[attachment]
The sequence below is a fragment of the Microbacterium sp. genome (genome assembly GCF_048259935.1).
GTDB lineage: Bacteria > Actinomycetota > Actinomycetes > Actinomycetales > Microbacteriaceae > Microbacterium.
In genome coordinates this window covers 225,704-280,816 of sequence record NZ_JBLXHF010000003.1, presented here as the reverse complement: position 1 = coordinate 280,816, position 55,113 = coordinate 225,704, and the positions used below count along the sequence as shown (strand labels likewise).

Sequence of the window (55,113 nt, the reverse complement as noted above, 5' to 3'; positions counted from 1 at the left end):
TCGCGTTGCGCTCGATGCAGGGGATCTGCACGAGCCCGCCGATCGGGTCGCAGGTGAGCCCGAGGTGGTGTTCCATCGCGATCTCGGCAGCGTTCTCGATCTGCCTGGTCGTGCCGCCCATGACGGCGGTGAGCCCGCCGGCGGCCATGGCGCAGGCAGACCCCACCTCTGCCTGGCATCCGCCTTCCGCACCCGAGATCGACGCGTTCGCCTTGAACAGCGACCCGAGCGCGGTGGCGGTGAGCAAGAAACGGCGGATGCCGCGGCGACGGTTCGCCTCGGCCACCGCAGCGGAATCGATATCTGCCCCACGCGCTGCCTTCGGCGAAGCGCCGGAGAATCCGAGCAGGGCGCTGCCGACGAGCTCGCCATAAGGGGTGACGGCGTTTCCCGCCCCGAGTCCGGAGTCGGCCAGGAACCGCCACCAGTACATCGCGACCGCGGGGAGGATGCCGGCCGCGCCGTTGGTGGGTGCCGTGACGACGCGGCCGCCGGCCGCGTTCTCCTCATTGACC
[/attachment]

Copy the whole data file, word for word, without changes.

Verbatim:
The sequence below is a fragment of the Microbacterium sp. genome (genome assembly GCF_048259935.1).
GTDB lineage: Bacteria > Actinomycetota > Actinomycetes > Actinomycetales > Microbacteriaceae > Microbacterium.
In genome coordinates this window covers 225,704-280,816 of sequence record NZ_JBLXHF010000003.1, presented here as the reverse complement: position 1 = coordinate 280,816, position 55,113 = coordinate 225,704, and the positions used below count along the sequence as shown (strand labels likewise).

Sequence of the window (55,113 nt, the reverse complement as noted above, 5' to 3'; positions counted from 1 at the left end):
TCGCGTTGCGCTCGATGCAGGGGATCTGCACGAGCCCGCCGATCGGGTCGCAGGTGAGCCCGAGGTGGTGTTCCATCGCGATCTCGGCAGCGTTCTCGATCTGCCTGGTCGTGCCGCCCATGACGGCGGTGAGCCCGCCGGCGGCCATGGCGCAGGCAGACCCCACCTCTGCCTGGCATCCGCCTTCCGCACCCGAGATCGACGCGTTCGCCTTGAACAGCGACCCGAGCGCGGTGGCGGTGAGCAAGAAACGGCGGATGCCGCGGCGACGGTTCGCCTCGGCCACCGCAGCGGAATCGATATCTGCCCCACGCGCTGCCTTCGGCGAAGCGCCGGAGAATCCGAGCAGGGCGCTGCCGACGAGCTCGCCATAAGGGGTGACGGCGTTTCCCGCCCCGAGTCCGGAGTCGGCCAGGAACCGCCACCAGTACATCGCGACCGCGGGGAGGATGCCGGCCGCGCCGTTGGTGGGTGCCGTGACGACGCGGCCGCCGGCCGCGTTCTCCTCATTGACC